As a part of CIT’s Team-Based Learning Course Design Fellows, seventeen faculty and graduate students have redesigned courses to use Team-Based Learning techniques. Faculty redesigned both large (320 students) and small (9 students) courses in Public Policy, Biology, Physics, Religion, ISIS, Nursing, Global Health, Canadian Studies, Chemistry, Environmental Sciences and Statistical Science. (See below for list of participants and courses.) Why were they interested in using Team-Based Learning? Nick Carnes, Assistant Professor, Sanford School of Public Policy, said:
I wasn’t satisfied with the amount of learning students were doing in my traditional lecture courses … TBL seemed to meet several of my goals: in particular, increasing student engagement, simultaneously serving students with different levels of knowledge about the subject matter, and creating classroom environments that more closely mimicked the kind of work students will do in the real world.
At the last meeting, enthusiastic participants discussed the “wins”:
- Application activities engaged students in animated discussions of course content
- Faculty learned immediately when and where students were struggling
- Energetic, fun classes
Participants were asked “Overall, my use of TBL techniques this semester had a __________ impact on my teaching experience.” Their responses are shown here. All were positive, and most were very positive.
Learn from their experience! Read advice contributed by the participants (PDF).
Will faculty use TBL techniques again? Of the thirteen faculty who used TBL in the fall (and answered the survey), thirteen (100%) answered yes!
Based on their experience in the fellowship, three faculty (Mine Çetinkaya-Rundel, Statistical Sciences, Daniel Gauthier, Physics, and Rebecca Vidra, Environmental Science) will present “Integrating Team-Based Learning Across Disciplines: Ideas and Challenges” at the Lilly Conference on College and University Teaching in Greensboro in February.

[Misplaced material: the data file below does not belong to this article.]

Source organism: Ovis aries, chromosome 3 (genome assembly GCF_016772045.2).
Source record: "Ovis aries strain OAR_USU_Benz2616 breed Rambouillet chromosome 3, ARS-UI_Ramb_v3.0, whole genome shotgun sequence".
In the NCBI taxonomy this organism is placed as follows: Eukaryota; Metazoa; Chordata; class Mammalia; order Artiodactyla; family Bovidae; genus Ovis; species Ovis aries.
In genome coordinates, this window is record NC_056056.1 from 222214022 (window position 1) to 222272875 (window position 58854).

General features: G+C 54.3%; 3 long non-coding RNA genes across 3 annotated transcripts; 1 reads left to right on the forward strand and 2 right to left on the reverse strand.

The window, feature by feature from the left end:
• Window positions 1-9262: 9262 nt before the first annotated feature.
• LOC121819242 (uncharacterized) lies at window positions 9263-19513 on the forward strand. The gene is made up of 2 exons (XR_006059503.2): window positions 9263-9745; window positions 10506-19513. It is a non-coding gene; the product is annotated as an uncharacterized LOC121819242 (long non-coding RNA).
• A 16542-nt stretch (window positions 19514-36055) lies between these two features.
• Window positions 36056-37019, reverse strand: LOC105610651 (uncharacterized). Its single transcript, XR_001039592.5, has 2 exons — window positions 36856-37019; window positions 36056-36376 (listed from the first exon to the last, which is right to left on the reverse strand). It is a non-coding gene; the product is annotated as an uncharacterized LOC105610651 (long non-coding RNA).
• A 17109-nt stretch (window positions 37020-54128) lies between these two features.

In upcoming months, descriptions of the transformed courses will be featured on this blog. First up is a description of Rebecca Vidra’s Restoration Ecology course.
Join the discussion about integrating TBL techniques at brown bag informal meetings on the third Tuesday of each month in Perkins Library.
For a brief introduction to team-based learning, see team-based learning website or Larry Michaelsen’s Essential Elements of TBL (PDF) and watch Dr. Len White (Duke Institute of Brain Sciences) describe how TBL use is growing at Duke.
Participants and Courses
|Faculty||Title and Department||Course # and title
(F= Fall 2012, S = Spring 2013)
|Nicholas Carnes||Assistant Professor, Sanford School of Public Policy||PubPol 814 The Politics of the Policy Process(F)
PubPol 301 Political Analysis for Public Policy-Making (S)
|Mine Cetinkaya-Rundel||Assistant Professor of the Practice, Statistical Science||STA 101 Data Analysis and Statistical Inference (F)STA 101 Data Analysis and Statistical Inference (S)||94 (F)